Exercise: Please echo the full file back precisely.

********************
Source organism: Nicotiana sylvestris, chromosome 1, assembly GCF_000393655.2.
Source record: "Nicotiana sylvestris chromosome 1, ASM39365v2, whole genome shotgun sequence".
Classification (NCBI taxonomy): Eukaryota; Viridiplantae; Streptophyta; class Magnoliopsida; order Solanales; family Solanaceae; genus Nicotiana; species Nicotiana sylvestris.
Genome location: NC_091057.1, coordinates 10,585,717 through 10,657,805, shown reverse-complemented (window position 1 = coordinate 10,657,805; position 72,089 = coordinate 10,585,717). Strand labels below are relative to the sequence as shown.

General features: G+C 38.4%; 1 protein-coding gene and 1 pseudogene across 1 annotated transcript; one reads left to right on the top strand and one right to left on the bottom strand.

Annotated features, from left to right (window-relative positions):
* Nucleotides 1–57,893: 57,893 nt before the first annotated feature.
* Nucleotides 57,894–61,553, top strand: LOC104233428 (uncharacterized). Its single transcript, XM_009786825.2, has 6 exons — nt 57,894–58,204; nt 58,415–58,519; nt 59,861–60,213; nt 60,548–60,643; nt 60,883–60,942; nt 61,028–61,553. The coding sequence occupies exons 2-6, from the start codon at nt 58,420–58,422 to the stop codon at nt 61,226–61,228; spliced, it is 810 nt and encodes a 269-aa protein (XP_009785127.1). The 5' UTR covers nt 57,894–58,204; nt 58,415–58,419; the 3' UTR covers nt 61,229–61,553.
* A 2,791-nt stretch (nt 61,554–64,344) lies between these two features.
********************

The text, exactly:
Source organism: Nicotiana sylvestris, chromosome 1, assembly GCF_000393655.2.
Source record: "Nicotiana sylvestris chromosome 1, ASM39365v2, whole genome shotgun sequence".
Classification (NCBI taxonomy): Eukaryota; Viridiplantae; Streptophyta; class Magnoliopsida; order Solanales; family Solanaceae; genus Nicotiana; species Nicotiana sylvestris.
Genome location: NC_091057.1, coordinates 10,585,717 through 10,657,805, shown reverse-complemented (window position 1 = coordinate 10,657,805; position 72,089 = coordinate 10,585,717). Strand labels below are relative to the sequence as shown.

General features: G+C 38.4%; 1 protein-coding gene and 1 pseudogene across 1 annotated transcript; one reads left to right on the top strand and one right to left on the bottom strand.

Annotated features, from left to right (window-relative positions):
* Nucleotides 1–57,893: 57,893 nt before the first annotated feature.
* Nucleotides 57,894–61,553, top strand: LOC104233428 (uncharacterized). Its single transcript, XM_009786825.2, has 6 exons — nt 57,894–58,204; nt 58,415–58,519; nt 59,861–60,213; nt 60,548–60,643; nt 60,883–60,942; nt 61,028–61,553. The coding sequence occupies exons 2-6, from the start codon at nt 58,420–58,422 to the stop codon at nt 61,226–61,228; spliced, it is 810 nt and encodes a 269-aa protein (XP_009785127.1). The 5' UTR covers nt 57,894–58,204; nt 58,415–58,419; the 3' UTR covers nt 61,229–61,553.
* A 2,791-nt stretch (nt 61,554–64,344) lies between these two features.